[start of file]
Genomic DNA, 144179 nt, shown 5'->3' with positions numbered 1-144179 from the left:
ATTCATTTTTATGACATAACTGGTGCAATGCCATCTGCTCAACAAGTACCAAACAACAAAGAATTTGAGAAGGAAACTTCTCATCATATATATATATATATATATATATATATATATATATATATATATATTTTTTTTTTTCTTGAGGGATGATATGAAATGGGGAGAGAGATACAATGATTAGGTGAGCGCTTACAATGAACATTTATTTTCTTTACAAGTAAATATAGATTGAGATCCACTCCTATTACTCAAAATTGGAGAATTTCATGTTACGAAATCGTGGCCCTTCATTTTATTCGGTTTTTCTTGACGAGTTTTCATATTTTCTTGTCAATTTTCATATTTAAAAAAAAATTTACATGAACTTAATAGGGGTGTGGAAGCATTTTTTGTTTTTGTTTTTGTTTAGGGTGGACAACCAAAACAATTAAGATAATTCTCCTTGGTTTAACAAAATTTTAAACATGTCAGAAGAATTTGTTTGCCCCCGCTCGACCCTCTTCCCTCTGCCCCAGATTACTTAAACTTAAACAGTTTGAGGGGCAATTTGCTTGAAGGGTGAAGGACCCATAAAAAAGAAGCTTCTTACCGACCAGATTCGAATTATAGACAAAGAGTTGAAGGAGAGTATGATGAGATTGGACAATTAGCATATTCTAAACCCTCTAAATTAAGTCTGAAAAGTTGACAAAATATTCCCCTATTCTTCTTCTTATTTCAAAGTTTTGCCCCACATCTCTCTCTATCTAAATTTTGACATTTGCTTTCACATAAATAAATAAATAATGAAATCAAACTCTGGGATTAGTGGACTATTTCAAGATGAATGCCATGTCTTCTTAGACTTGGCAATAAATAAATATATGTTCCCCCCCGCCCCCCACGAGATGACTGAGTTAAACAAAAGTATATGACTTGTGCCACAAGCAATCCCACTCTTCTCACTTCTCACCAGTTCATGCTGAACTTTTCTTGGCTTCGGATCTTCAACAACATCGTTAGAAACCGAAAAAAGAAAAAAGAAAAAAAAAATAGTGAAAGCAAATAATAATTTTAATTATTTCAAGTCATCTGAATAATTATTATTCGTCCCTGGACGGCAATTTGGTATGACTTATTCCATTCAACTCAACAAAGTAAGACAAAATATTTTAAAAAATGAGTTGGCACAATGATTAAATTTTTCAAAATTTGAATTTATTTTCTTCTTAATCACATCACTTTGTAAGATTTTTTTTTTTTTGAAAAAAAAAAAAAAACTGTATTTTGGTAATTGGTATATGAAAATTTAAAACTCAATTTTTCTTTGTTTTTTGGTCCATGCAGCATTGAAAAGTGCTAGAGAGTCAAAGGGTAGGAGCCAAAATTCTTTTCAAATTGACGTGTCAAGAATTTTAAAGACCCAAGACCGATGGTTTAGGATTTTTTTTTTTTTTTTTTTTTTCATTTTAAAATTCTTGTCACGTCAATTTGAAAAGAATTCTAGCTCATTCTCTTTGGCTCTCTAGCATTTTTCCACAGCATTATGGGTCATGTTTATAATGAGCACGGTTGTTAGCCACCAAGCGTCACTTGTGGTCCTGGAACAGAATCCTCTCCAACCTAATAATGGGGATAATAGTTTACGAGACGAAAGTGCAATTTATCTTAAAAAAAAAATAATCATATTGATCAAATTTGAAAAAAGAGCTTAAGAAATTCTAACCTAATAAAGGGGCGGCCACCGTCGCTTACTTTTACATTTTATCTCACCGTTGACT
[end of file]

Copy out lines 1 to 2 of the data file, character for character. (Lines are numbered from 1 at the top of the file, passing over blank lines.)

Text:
Genomic DNA, 144179 nt, shown 5'->3' with positions numbered 1-144179 from the left:
ATTCATTTTTATGACATAACTGGTGCAATGCCATCTGCTCAACAAGTACCAAACAACAAAGAATTTGAGAAGGAAACTTCTCATCATATATATATATATATATATATATATATATATATATATATATATATTTTTTTTTTTCTTGAGGGATGATATGAAATGGGGAGAGAGATACAATGATTAGGTGAGCGCTTACAATGAACATTTATTTTCTTTACAAGTAAATATAGATTGAGATCCACTCCTATTACTCAAAATTGGAGAATTTCATGTTACGAAATCGTGGCCCTTCATTTTATTCGGTTTTTCTTGACGAGTTTTCATATTTTCTTGTCAATTTTCATATTTAAAAAAAAATTTACATGAACTTAATAGGGGTGTGGAAGCATTTTTTGTTTTTGTTTTTGTTTAGGGTGGACAACCAAAACAATTAAGATAATTCTCCTTGGTTTAACAAAATTTTAAACATGTCAGAAGAATTTGTTTGCCCCCGCTCGACCCTCTTCCCTCTGCCCCAGATTACTTAAACTTAAACAGTTTGAGGGGCAATTTGCTTGAAGGGTGAAGGACCCATAAAAAAGAAGCTTCTTACCGACCAGATTCGAATTATAGACAAAGAGTTGAAGGAGAGTATGATGAGATTGGACAATTAGCATATTCTAAACCCTCTAAATTAAGTCTGAAAAGTTGACAAAATATTCCCCTATTCTTCTTCTTATTTCAAAGTTTTGCCCCACATCTCTCTCTATCTAAATTTTGACATTTGCTTTCACATAAATAAATAAATAATGAAATCAAACTCTGGGATTAGTGGACTATTTCAAGATGAATGCCATGTCTTCTTAGACTTGGCAATAAATAAATATATGTTCCCCCCCGCCCCCCACGAGATGACTGAGTTAAACAAAAGTATATGACTTGTGCCACAAGCAATCCCACTCTTCTCACTTCTCACCAGTTCATGCTGAACTTTTCTTGGCTTCGGATCTTCAACAACATCGTTAGAAACCGAAAAAAGAAAAAAGAAAAAAAAAATAGTGAAAGCAAATAATAATTTTAATTATTTCAAGTCATCTGAATAATTATTATTCGTCCCTGGACGGCAATTTGGTATGACTTATTCCATTCAACTCAACAAAGTAAGACAAAATATTTTAAAAAATGAGTTGGCACAATGATTAAATTTTTCAAAATTTGAATTTATTTTCTTCTTAATCACATCACTTTGTAAGATTTTTTTTTTTTTGAAAAAAAAAAAAAAACTGTATTTTGGTAATTGGTATATGAAAATTTAAAACTCAATTTTTCTTTGTTTTTTGGTCCATGCAGCATTGAAAAGTGCTAGAGAGTCAAAGGGTAGGAGCCAAAATTCTTTTCAAATTGACGTGTCAAGAATTTTAAAGACCCAAGACCGATGGTTTAGGATTTTTTTTTTTTTTTTTTTTTTCATTTTAAAATTCTTGTCACGTCAATTTGAAAAGAATTCTAGCTCATTCTCTTTGGCTCTCTAGCATTTTTCCACAGCATTATGGGTCATGTTTATAATGAGCACGGTTGTTAGCCACCAAGCGTCACTTGTGGTCCTGGAACAGAATCCTCTCCAACCTAATAATGGGGATAATAGTTTACGAGACGAAAGTGCAATTTATCTTAAAAAAAAAATAATCATATTGATCAAATTTGAAAAAAGAGCTTAAGAAATTCTAACCTAATAAAGGGGCGGCCACCGTCGCTTACTTTTACATTTTATCTCACCGTTGACT